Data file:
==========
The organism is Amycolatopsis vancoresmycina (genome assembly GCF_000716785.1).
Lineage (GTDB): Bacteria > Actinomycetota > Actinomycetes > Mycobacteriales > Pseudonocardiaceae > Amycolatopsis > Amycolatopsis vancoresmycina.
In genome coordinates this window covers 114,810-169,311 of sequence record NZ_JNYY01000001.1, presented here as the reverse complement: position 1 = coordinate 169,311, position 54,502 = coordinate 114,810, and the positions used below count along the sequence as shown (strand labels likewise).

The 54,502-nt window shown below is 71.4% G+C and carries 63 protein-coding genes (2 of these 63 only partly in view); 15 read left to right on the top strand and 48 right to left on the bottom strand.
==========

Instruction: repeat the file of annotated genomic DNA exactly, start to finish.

The organism is Amycolatopsis vancoresmycina (genome assembly GCF_000716785.1).
Lineage (GTDB): Bacteria > Actinomycetota > Actinomycetes > Mycobacteriales > Pseudonocardiaceae > Amycolatopsis > Amycolatopsis vancoresmycina.
In genome coordinates this window covers 114,810-169,311 of sequence record NZ_JNYY01000001.1, presented here as the reverse complement: position 1 = coordinate 169,311, position 54,502 = coordinate 114,810, and the positions used below count along the sequence as shown (strand labels likewise).

The 54,502-nt window shown below is 71.4% G+C and carries 63 protein-coding genes (2 of these 63 only partly in view); 15 read left to right on the top strand and 48 right to left on the bottom strand.